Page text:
Seventh and eighth graders from Pemetic Elementary School spent last Thursday morning on the mudflats in Fernald Cove. They transplanted small clams from the head of the harbor, an area closed due to shellfish harvesting, to the cleaner mud of Fernald Cove. ISLANDER PHOTO BY BECKY PRITCHARD

Science class on the clam flats

SOUTHWEST HARBOR — The mudflats of Fernald Cove make an unlikely nursery, unless you’re a one-inch seed clam. In that case, conditions are perfect.

Some students worked in groups, planting several seed clams in holes dug with a shovel. PHOTO COURTESY OF BONNIE NORWOOD

Seventh and eighth graders from Bonnie Norwood’s science class at Pemetic Elementary School participated in a unique service project last week, seeding clams by burying them in the soft mud to grow and boost the clam population in the cove.

Clams were transplanted by the students from the head of the harbor, an area closed due to shellfish harvesting because of pollution, to the cleaner mud of Fernald Cove.

Members of the Southwest Harbor Shellfish Committee, including committee chair Jim Colquhoun and shellfish warden Adam Thurston, were on hand to oversee the project.

Colquhoun instructed the students in burying each little clam siphon-side up, so it can feed. Students then each took a cupful of baby clams, under 1-1/2 inches in length, and spread out over the soft mud clam flats to bury them.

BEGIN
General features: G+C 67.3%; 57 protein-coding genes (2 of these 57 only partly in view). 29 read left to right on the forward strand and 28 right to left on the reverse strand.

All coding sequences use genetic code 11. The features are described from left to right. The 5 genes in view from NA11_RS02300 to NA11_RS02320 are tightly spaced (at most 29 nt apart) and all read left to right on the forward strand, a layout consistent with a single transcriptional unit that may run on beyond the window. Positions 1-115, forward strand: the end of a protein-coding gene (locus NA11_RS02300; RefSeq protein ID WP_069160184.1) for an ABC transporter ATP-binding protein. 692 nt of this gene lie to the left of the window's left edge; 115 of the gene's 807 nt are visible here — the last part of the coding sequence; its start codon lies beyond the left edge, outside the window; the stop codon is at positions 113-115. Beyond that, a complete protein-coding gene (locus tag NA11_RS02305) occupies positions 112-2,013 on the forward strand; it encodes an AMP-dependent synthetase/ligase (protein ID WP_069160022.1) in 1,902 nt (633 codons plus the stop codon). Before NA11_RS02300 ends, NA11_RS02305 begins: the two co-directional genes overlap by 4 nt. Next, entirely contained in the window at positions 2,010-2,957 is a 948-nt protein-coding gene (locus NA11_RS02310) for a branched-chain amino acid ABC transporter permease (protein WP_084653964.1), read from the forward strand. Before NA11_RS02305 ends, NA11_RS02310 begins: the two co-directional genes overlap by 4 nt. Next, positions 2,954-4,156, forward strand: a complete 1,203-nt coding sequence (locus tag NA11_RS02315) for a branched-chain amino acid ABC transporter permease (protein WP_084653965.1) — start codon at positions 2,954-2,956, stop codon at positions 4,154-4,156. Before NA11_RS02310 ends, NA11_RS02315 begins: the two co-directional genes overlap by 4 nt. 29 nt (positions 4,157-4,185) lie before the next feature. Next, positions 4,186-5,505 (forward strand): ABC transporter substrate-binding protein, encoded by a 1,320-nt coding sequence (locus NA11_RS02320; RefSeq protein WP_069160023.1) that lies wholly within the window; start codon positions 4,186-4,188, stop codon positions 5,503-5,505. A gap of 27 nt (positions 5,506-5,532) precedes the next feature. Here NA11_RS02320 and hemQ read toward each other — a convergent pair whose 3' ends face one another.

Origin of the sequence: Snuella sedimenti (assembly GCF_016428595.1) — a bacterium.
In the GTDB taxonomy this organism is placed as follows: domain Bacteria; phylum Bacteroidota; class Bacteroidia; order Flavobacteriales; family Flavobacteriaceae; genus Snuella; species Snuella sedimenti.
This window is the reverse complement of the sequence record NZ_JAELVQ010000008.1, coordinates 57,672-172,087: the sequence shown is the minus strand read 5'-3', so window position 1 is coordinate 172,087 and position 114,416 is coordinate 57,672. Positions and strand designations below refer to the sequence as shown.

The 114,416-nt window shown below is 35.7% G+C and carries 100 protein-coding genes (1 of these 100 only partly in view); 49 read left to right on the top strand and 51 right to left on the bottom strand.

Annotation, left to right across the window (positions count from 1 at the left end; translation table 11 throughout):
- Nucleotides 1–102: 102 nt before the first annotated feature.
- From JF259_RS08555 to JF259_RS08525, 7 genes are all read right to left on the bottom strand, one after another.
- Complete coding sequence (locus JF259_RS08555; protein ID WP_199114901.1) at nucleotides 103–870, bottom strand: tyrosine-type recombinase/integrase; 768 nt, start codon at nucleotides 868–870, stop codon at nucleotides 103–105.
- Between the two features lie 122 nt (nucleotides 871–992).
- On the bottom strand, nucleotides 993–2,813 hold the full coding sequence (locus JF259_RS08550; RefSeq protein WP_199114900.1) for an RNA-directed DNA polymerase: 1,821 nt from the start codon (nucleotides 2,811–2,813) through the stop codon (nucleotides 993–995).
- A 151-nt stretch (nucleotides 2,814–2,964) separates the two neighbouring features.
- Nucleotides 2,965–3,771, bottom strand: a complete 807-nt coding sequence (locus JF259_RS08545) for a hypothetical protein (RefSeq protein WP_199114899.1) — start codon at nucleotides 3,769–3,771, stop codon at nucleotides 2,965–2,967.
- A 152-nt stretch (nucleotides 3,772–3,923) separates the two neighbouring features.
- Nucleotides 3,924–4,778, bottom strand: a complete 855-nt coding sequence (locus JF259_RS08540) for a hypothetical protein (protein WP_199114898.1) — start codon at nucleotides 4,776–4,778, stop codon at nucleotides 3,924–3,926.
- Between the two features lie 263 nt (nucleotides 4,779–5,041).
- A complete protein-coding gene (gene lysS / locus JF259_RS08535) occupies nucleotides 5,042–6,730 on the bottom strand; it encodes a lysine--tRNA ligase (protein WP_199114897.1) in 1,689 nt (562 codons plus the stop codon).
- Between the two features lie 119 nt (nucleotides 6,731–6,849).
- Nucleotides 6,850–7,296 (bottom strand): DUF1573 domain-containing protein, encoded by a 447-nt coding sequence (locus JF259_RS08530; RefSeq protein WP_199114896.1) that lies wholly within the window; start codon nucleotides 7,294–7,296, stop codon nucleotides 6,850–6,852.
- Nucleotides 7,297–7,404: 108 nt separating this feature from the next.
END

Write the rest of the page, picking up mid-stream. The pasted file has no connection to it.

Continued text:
The idea of transplanting clams is simple: remove baby clams from a closed area to a cleaner area where they will eventually be able to be harvested.

Clams are filter feeders, pulling water through a siphon, filtering the food particles out, and siphoning the water back out again. Constantly flushing themselves this way, they can filter themselves clean after leaving a polluted environment.

Colquhoun explained that regulations require a clam flat to be closed for six months after transplanting clams from a polluted area. This project was done in late April to coincide with a seasonal (May 1 through Oct. 31) closure at Fernald Point due to high bacteria counts in the summers.

At typical Maine water temperatures, Colquhoun said, seed clams will take three to five years to reach the legal harvesting size of two inches.

Norwood has been involving her science students in projects like this with the Southwest Harbor Shellfish Committee for more than 15 years. Her class did a clam flat population survey in 2003, she said, and they have done seeding projects three times over the years.

“It gets them working with people in the town,” Norwood said. “They’re doing something for the town, and at the same time, they’re learning.”

For their part, students were happy to swap the science classroom for the clam flats once in a while.

“It’s a lot messier,” said eighth grader Westy Granholm, when asked how seeding clams compares to a regular day at school.

“It’s fun,” continued Granholm. “It’s pretty cool to do something for the community.”

Once the last clam was planted siphon-side up in the mud, students and teachers walked the mile-and-a-half back to Pemetic Elementary School. They were too muddy, Norwood explained, to get back on the school bus.

Becky Pritchard
Former Islander reporter Becky Pritchard covered the town of Bar Harbor and was a park ranger in Acadia for six seasons.
Becky Pritchard

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